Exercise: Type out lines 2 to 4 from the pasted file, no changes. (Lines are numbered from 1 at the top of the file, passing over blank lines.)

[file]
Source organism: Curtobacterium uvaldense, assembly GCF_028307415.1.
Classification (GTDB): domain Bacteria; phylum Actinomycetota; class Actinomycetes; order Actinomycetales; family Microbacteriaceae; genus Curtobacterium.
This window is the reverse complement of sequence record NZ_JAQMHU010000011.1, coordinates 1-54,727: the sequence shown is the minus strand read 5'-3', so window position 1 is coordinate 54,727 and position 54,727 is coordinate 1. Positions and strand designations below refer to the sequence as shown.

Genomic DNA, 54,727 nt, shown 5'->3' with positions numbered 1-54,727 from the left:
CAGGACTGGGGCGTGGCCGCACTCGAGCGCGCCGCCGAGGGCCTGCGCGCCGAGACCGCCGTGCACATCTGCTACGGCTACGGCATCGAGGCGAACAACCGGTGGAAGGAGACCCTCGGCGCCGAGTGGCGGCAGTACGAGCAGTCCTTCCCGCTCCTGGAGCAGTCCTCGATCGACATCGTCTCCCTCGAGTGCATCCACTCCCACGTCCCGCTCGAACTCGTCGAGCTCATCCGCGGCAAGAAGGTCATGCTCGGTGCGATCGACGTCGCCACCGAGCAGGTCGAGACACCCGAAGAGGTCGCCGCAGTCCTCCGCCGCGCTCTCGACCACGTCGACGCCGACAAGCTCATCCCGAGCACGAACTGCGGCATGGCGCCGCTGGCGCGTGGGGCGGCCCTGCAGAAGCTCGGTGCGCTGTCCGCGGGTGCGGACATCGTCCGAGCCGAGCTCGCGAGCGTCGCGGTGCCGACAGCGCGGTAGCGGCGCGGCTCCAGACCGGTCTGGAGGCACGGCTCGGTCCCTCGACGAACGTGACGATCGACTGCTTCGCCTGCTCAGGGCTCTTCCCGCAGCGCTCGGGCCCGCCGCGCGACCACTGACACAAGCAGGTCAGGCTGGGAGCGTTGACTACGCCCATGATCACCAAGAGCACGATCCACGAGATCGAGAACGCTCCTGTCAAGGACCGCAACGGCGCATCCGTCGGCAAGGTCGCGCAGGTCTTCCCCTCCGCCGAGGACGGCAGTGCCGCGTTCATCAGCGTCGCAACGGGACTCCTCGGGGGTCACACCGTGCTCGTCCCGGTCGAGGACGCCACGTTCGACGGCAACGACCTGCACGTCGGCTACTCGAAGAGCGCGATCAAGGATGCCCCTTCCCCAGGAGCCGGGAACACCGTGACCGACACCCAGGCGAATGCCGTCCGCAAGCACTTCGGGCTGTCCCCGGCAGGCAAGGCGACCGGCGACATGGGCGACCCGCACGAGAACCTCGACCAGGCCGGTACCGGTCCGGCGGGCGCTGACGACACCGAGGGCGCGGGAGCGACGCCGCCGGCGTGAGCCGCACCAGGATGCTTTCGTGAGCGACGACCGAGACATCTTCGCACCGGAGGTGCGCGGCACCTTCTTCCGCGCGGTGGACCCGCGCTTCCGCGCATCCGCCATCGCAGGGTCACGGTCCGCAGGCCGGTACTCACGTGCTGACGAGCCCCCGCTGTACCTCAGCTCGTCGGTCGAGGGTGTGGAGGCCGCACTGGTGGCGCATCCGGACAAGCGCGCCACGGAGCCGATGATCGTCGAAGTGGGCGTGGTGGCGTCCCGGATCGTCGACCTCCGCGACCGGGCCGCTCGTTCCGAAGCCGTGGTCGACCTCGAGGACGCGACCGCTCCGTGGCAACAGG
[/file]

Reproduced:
Classification (GTDB): domain Bacteria; phylum Actinomycetota; class Actinomycetes; order Actinomycetales; family Microbacteriaceae; genus Curtobacterium.
This window is the reverse complement of sequence record NZ_JAQMHU010000011.1, coordinates 1-54,727: the sequence shown is the minus strand read 5'-3', so window position 1 is coordinate 54,727 and position 54,727 is coordinate 1. Positions and strand designations below refer to the sequence as shown.

Genomic DNA, 54,727 nt, shown 5'->3' with positions numbered 1-54,727 from the left: